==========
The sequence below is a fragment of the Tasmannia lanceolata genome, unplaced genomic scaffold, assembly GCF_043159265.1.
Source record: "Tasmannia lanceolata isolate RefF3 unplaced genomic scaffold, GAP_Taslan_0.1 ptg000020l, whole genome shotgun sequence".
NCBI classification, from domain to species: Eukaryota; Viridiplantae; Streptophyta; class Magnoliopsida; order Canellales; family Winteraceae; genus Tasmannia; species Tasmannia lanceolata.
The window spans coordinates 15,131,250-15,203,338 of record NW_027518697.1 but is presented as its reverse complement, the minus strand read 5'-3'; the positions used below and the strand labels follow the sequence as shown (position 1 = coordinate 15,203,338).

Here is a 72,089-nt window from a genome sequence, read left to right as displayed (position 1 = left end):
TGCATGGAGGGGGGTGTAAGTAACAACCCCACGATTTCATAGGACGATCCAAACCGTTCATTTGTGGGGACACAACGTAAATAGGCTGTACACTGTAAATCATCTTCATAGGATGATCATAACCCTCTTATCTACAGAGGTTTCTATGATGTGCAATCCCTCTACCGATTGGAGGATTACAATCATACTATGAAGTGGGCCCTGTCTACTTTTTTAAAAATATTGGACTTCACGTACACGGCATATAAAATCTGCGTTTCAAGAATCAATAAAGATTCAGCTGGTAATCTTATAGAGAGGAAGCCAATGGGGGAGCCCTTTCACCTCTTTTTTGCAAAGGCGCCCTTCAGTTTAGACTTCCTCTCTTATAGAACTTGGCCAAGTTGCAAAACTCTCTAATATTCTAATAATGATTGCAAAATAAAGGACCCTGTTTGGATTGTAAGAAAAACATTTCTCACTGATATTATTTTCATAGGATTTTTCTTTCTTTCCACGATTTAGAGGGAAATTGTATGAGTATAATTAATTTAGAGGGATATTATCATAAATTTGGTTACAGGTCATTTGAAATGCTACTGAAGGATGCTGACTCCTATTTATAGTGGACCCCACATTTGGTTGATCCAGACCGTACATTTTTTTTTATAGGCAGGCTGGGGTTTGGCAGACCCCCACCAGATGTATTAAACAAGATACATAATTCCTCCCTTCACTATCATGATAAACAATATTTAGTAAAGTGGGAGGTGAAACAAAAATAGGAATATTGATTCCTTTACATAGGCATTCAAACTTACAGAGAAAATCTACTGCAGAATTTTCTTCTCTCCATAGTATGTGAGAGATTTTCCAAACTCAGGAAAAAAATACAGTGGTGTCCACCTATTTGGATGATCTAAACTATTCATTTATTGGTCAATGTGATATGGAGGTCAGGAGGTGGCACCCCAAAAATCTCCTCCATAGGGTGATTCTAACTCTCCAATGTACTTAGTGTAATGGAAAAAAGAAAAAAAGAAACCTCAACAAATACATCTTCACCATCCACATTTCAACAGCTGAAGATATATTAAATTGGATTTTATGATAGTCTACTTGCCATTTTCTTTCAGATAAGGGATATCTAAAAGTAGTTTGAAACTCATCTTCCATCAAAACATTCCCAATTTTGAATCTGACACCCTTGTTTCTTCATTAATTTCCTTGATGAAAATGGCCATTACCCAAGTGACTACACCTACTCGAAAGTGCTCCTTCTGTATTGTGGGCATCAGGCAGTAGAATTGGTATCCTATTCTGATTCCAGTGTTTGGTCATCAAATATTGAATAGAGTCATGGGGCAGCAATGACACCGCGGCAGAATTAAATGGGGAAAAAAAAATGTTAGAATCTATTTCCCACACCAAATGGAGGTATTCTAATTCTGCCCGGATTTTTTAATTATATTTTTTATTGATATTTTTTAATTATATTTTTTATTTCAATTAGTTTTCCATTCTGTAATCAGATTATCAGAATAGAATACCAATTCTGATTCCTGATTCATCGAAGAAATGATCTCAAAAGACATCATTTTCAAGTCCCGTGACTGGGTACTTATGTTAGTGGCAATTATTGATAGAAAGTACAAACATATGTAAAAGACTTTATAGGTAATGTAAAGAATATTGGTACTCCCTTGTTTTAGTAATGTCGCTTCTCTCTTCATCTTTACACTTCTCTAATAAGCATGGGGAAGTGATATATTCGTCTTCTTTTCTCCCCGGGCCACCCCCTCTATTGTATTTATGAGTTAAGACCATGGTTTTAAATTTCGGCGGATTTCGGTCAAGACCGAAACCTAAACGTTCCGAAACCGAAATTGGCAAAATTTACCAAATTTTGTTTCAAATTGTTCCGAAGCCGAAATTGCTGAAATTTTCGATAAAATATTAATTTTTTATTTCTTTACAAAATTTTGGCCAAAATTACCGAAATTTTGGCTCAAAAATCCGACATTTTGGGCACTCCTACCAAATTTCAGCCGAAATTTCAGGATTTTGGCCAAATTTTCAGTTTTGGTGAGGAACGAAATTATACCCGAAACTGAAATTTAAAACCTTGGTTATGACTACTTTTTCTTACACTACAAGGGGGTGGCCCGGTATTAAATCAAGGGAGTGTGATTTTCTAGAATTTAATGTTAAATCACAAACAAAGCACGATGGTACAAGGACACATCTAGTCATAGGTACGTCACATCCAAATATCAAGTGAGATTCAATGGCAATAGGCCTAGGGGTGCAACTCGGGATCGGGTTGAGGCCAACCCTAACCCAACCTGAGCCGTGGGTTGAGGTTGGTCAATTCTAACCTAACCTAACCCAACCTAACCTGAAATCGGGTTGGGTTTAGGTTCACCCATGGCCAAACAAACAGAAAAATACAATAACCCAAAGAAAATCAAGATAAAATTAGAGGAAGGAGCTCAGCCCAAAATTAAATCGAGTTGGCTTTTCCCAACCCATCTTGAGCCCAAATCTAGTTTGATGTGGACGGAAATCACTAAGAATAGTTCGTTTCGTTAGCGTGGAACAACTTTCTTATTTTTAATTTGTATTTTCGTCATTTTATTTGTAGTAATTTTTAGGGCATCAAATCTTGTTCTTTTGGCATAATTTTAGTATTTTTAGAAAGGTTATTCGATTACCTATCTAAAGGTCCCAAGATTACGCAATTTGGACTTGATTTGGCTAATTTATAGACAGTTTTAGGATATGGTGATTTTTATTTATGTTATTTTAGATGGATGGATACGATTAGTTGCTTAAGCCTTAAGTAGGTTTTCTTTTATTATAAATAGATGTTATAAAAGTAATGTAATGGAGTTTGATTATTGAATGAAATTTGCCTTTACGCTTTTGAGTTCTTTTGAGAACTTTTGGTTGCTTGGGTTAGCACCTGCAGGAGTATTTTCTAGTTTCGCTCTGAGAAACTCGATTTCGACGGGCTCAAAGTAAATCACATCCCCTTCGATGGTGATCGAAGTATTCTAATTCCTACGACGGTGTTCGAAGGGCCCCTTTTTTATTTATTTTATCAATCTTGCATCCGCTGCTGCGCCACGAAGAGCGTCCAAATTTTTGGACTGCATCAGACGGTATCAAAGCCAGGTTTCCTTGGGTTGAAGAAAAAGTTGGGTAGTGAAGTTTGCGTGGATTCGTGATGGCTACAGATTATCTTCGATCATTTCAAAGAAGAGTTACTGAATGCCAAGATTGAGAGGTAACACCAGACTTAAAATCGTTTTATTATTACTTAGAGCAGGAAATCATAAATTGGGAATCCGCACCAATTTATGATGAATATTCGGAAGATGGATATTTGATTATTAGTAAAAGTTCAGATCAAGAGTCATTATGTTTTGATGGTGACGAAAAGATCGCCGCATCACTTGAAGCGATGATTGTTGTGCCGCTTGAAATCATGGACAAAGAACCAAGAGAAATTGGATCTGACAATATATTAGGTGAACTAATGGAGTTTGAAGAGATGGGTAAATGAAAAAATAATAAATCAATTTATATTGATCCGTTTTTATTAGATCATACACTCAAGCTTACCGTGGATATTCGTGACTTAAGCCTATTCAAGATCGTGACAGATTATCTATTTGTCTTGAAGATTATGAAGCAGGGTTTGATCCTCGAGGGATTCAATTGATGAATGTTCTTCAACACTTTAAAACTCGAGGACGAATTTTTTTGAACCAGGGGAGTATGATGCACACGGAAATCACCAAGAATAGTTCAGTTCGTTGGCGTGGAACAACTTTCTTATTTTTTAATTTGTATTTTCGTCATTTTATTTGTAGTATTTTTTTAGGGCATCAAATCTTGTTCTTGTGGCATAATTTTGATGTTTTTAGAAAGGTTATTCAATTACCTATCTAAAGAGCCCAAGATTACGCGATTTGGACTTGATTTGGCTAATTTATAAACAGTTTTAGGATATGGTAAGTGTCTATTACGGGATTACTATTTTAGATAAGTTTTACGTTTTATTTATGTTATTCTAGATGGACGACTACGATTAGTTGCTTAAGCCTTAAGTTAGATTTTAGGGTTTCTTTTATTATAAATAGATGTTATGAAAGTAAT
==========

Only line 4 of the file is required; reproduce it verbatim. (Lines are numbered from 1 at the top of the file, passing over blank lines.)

The window spans coordinates 15,131,250-15,203,338 of record NW_027518697.1 but is presented as its reverse complement, the minus strand read 5'-3'; the positions used below and the strand labels follow the sequence as shown (position 1 = coordinate 15,203,338).